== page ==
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Tuesday, March 30, 2010

Review: The English Tea Store’s White Eagle Long Life Tea

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The Subject: White Eagle Long Life Tea from The English Tea Store.


Rating:

Water temperature: 180° F
Steeping time: 3 minutes (Don’t oversteep!)

Tea type: White
Scents, flavorings, etc.: N/A
Aroma, dry: Freshly harvested alfalfa
Aroma in the cup, plain: Pale alfalfa
Taste, plain: Full feeling in mouth, buttery (similar to lemongrass herbal), dried alfalfa, peachy/apricotty
Aroma in the cup, enhanced: N/A
Taste, enhanced: N/A

2nd Infusion: Same color, slightly more delicate taste

Comments:
Someone said he didn’t like this tea but, ever true to my goal of objective assessments, I set that opinion aside as hubby and I embarked on another tea tasting adventure (with the help of the Little Yellow Teapot).

Since this is a white tea, we treated it with kid gloves, that is, water heated to no more than 180° F, and a steeping time of no more than 3 minutes. The leaf pieces are large and unfolded nicely floating loose in the teapot.

The tea “liquor” is pale yellow but full of flavors. Since white tea is made from immature leaves of the Camellia Sinensis plant, I was a bit surprised at the complexity of the tastes that greeted us. However, some of them are probably the result of how the leaves were processed.

What greeted our noses first and foremost was the smell of freshly harvested alfalfa. Having lived in rural areas, this was a fragrance well-known to us both. The taste goes beyond that, though. There is a fullness and buttery quality similar to a lemongrass we tried awhile ago. Hubby even detected a bit of fruitiness that is like apricots or peaches (he says it’s hard to tell which). There is also some astringency and tanginess, but no bitterness. The second infusion was about the same in taste with a slightly lighter “liquor.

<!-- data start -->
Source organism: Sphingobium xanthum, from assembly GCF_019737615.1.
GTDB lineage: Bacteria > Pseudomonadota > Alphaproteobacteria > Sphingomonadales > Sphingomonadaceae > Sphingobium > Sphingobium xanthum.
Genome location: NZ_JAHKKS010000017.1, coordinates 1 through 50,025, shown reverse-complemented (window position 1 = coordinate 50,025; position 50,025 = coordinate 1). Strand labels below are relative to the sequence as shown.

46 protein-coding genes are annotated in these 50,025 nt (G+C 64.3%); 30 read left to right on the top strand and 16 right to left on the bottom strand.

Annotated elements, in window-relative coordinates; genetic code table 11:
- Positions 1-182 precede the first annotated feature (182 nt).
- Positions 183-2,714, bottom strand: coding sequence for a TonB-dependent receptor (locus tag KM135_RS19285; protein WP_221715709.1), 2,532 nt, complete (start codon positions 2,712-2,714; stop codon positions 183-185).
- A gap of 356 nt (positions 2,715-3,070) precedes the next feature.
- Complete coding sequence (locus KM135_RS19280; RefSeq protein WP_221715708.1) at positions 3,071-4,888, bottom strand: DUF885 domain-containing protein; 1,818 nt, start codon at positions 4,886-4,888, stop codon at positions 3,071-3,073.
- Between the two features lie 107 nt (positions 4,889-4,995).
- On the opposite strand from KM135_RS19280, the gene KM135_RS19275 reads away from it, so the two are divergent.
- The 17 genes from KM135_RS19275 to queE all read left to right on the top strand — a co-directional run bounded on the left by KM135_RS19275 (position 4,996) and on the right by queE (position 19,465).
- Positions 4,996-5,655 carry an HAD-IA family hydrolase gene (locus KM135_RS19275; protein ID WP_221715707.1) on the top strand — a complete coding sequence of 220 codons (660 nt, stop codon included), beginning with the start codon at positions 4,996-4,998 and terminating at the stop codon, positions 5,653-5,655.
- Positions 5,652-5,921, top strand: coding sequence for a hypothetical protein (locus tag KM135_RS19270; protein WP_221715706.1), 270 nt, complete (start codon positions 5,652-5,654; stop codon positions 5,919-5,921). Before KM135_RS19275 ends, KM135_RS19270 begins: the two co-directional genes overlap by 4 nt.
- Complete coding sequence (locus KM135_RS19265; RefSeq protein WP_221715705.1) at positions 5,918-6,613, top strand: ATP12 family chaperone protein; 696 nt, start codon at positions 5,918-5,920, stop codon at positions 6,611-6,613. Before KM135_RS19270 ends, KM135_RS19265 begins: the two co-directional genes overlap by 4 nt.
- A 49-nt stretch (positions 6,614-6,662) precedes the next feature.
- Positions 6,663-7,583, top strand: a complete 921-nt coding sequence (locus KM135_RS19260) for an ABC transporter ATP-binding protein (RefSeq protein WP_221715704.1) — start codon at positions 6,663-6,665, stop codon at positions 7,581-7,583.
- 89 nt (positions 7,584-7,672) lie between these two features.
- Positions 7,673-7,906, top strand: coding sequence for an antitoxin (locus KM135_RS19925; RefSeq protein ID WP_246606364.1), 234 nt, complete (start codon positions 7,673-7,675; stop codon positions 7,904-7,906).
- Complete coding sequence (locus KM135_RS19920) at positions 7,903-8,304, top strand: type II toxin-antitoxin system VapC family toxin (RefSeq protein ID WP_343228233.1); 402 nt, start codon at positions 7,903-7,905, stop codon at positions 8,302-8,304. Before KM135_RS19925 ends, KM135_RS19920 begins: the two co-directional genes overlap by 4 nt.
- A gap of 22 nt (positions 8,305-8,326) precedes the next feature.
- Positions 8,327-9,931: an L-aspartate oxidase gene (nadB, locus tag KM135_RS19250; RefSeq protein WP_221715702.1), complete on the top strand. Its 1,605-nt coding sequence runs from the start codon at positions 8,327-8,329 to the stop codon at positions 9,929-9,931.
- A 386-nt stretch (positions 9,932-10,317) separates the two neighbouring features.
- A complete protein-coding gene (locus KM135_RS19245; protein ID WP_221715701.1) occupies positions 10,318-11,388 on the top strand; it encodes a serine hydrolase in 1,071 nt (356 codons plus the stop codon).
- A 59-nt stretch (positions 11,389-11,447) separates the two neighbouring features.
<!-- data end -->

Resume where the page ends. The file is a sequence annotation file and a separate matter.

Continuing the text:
Hubby thinks this tea would a great one to have with steak or lamb. Might have something to do with alfalfa being a common feed for cattle and sheep.

Definitely an occasional tea. You could try it chilled, but I’m not sure that the delicate yet complex flavors would come through cold.

We couldn’t go to 5 teapots on this one, since there were quite a few stem pieces, probably contributing to the “tang”.

Disclaimer: This tea was provided by the company named. However, the rating of the tea and any opinions concerning it are always strictly objective.

1 comment:

  1. I find that white teas have some of most complex tastes. They seem to be multilayered. White teas also make great iced teas. In fact, I am drinking some right now :)

    ReplyDelete

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